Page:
Tuesday, February 3, 2009

Annealing molybdenum: the making of vacuum tubes

Wow! What a treasure is this old promo film (parts one and two, be sure to watch the "high quality" version, unless you have dial-up connection), titled "Electrons on Parade" for the making of RCA vacuum tubes of the 1940's. These are octal-based tubes. The first ones pictured are the very rugged metal-cased tubes frequently used by the U.S. military services. There is a HUGE amount of hand-work involved in the process. I never realized they had so much automation, even back in these days.

I found reference to the film being dated 1942. Early television transmissions are shown. The police cars are about 1940, I believe. And the ham radio gear in part two is really old. Brief review on the Web shows the electron microscope was invented in 1938. Failure to mention the war effort also seems to date the film as probably being created just before the war started.

For those interested in vacuum tubes, this is one of the best views of early construction I've seen and the only movie of that effort. Comments welcomed.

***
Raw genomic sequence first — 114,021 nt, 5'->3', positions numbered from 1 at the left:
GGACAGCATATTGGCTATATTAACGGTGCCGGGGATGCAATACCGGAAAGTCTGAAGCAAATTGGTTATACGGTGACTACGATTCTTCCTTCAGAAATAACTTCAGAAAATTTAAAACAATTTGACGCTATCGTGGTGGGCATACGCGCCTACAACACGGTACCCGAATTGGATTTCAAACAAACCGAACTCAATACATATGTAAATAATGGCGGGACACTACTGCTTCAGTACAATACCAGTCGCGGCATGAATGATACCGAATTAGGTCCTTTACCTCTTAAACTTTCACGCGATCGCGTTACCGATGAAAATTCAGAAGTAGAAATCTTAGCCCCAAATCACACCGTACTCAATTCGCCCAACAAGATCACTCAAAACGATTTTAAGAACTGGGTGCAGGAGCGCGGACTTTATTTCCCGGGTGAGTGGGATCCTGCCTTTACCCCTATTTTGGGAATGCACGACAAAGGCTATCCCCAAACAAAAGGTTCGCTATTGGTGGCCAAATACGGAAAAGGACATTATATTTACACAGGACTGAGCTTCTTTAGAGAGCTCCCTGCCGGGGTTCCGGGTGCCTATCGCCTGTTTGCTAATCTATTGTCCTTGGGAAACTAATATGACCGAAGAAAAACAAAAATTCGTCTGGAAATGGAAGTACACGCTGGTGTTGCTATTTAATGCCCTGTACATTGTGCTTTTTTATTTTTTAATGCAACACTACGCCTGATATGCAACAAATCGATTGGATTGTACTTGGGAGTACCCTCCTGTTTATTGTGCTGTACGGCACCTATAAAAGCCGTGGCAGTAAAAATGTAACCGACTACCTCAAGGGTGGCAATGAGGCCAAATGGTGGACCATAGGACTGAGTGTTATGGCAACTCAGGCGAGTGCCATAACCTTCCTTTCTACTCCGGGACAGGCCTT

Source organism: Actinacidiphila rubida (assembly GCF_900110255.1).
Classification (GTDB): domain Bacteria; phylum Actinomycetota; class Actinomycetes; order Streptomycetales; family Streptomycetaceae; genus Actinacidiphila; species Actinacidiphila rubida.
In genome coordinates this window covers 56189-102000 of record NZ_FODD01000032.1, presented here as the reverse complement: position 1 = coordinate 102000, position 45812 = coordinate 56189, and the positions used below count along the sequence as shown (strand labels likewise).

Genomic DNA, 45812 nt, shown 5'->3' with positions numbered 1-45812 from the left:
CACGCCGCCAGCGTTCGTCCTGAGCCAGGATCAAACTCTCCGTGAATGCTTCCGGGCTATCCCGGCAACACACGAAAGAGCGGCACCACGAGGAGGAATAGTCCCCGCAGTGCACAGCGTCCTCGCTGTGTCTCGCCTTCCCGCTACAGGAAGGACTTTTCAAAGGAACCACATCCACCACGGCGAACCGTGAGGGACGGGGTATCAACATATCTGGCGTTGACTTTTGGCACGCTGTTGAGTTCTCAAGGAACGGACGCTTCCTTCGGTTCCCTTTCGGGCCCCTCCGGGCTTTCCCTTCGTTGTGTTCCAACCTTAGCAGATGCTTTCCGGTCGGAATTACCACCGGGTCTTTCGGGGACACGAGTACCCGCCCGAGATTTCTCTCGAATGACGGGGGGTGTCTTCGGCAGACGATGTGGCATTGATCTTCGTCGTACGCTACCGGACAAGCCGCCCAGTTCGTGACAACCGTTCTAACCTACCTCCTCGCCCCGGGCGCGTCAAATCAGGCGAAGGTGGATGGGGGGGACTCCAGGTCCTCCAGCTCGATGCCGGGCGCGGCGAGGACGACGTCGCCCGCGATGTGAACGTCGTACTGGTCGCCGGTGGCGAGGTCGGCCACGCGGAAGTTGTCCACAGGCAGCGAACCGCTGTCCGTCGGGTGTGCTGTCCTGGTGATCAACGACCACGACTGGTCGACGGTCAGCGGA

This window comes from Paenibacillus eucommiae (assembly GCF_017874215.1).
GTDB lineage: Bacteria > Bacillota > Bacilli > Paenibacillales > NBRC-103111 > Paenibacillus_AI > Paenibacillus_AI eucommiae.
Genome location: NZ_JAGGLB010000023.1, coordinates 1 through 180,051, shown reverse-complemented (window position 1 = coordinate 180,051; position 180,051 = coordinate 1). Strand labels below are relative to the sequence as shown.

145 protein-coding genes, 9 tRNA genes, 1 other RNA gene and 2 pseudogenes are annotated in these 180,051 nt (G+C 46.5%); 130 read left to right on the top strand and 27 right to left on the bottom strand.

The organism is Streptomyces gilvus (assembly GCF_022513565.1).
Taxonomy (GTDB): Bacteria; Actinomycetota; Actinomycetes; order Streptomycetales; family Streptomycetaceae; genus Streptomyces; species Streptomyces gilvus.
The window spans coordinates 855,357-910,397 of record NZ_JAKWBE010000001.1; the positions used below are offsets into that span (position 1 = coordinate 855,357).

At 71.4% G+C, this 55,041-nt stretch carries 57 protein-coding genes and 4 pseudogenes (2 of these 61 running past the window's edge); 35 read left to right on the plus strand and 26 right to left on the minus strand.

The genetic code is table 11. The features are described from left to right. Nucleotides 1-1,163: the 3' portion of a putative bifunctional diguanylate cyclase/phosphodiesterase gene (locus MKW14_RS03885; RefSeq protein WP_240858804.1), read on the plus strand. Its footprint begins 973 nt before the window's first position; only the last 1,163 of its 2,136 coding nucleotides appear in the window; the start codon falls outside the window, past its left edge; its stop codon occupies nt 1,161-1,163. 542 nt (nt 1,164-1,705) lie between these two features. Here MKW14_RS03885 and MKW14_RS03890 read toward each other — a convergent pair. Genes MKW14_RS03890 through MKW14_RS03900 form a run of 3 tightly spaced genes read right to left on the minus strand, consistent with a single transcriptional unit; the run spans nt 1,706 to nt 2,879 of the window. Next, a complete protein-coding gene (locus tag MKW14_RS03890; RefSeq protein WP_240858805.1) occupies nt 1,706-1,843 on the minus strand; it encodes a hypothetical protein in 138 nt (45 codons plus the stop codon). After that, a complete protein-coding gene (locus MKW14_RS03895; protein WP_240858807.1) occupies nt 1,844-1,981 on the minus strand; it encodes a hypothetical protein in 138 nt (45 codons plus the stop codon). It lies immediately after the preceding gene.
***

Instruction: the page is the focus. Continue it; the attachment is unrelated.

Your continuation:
1. It is amazing how much work was done by hand. The quality control, however, was very good with this method of manufacturing. Thanks for posting this.

  2. And little nitzy detail work that had to be done over and over and over. I think smacking gum would be the least of my responses to having to do that. I worked on an assembly line in Austin at one point. What a colossal bore! Thank goodness for KUT and earphones. Otherwise, I had to listen to about half dozen transistor radios, most playing country music hits. I'd solder about a thousand-plus solder connections a day. I'm not sure exactly how many. Speaking of hand work...